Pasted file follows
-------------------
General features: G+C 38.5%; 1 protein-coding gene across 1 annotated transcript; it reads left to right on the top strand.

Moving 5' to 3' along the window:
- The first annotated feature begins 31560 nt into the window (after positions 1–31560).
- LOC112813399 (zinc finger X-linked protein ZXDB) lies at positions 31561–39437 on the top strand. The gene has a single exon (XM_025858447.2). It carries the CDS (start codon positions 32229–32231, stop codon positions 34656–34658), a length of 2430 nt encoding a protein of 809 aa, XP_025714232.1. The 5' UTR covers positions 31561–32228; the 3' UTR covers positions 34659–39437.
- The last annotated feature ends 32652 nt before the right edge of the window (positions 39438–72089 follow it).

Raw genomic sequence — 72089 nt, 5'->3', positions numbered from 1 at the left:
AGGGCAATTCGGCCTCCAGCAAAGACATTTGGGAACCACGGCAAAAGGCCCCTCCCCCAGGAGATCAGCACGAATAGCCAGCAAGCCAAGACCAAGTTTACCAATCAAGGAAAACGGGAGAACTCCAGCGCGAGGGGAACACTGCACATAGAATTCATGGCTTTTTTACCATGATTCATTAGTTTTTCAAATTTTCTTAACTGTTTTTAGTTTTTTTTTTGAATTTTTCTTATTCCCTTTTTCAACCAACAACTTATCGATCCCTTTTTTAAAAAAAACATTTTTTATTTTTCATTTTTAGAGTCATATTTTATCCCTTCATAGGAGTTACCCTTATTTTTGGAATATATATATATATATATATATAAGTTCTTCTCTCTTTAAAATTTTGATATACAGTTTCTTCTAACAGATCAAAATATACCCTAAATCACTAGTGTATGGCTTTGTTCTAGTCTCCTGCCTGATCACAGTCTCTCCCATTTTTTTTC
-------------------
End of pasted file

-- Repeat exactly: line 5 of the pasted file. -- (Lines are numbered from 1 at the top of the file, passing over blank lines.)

- The last annotated feature ends 32652 nt before the right edge of the window (positions 39438–72089 follow it).